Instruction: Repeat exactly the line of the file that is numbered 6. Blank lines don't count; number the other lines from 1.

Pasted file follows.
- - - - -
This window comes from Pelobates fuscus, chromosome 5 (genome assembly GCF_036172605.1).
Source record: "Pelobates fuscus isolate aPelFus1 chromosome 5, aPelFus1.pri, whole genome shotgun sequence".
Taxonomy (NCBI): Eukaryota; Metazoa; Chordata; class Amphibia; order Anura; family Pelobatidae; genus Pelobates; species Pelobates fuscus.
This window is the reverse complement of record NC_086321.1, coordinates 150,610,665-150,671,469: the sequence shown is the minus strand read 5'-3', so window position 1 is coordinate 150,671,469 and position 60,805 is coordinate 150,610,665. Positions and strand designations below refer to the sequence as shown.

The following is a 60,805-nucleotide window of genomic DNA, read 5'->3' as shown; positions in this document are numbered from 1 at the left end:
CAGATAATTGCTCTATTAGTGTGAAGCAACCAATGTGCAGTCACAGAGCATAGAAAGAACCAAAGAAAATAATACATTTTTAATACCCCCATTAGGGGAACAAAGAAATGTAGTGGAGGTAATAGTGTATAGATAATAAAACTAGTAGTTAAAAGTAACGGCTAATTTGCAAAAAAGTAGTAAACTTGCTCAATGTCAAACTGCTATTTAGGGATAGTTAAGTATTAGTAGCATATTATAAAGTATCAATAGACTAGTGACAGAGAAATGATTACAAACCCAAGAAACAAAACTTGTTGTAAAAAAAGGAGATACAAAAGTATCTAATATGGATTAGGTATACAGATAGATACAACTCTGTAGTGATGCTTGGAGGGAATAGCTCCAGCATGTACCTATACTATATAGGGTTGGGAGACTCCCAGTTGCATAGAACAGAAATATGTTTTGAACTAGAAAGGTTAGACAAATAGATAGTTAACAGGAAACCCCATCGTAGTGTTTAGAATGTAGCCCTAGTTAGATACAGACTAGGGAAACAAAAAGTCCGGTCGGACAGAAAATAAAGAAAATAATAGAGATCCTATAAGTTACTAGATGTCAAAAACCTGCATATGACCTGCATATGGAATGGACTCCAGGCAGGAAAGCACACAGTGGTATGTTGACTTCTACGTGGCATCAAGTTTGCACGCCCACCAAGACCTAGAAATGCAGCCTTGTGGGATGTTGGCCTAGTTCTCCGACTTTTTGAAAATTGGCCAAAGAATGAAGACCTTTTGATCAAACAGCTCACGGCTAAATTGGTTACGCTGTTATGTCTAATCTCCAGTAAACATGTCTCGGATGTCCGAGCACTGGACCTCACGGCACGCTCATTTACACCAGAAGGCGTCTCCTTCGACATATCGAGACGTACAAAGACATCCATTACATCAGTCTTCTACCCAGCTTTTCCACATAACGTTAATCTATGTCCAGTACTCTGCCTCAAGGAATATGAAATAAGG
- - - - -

CAGATAATTGCTCTATTAGTGTGAAGCAACCAATGTGCAGTCACAGAGCATAGAAAGAACCAAAGAAAATAATACATTTTTAATACCCCCATTAGGGGAACAAAGAAATGTAGTGGAGGTAATAGTGTATAGATAATAAAACTAGTAGTTAAAAGTAACGGCTAATTTGCAAAAAAGTAGTAAACTTGCTCAATGTCAAACTGCTATTTAGGGATAGTTAAGTATTAGTAGCATATTATAAAGTATCAATAGACTAGTGACAGAGAAATGATTACAAACCCAAGAAACAAAACTTGTTGTAAAAAAAGGAGATACAAAAGTATCTAATATGGATTAGGTATACAGATAGATACAACTCTGTAGTGATGCTTGGAGGGAATAGCTCCAGCATGTACCTATACTATATAGGGTTGGGAGACTCCCAGTTGCATAGAACAGAAATATGTTTTGAACTAGAAAGGTTAGACAAATAGATAGTTAACAGGAAACCCCATCGTAGTGTTTAGAATGTAGCCCTAGTTAGATACAGACTAGGGAAACAAAAAGTCCGGTCGGACAGAAAATAAAGAAAATAATAGAGATCCTATAAGTTACTAGATGTCAAAAACCTGCATATGACCTGCATATGGAATGGACTCCAGGCAGGAAAGCACACAGTGGTATGTTGACTTCTACGTGGCATCAAGTTTGCACGCCCACCAAGACCTAGAAATGCAGCCTTGTGGGATGTTGGCCTAGTTCTCCGACTTTTTGAAAATTGGCCAAAGAATGAAGACCTTTTGATCAAACAGCTCACGGCTAAATTGGTTACGCTGTTATGTCTAATCTCCAGTAAACATGTCTCGGATGTCCGAGCACTGGACCTCACGGCACGCTCATTTACACCAGAAGGCGTCTCCTTCGACATATCGAGACGTACAAAGACATCCATTACATCAGTCTTCTACCCAGCTTTTCCACATAACGTTAATCTATGTCCAGTACTCTGCCTCAAGGAATATGAAATAAGG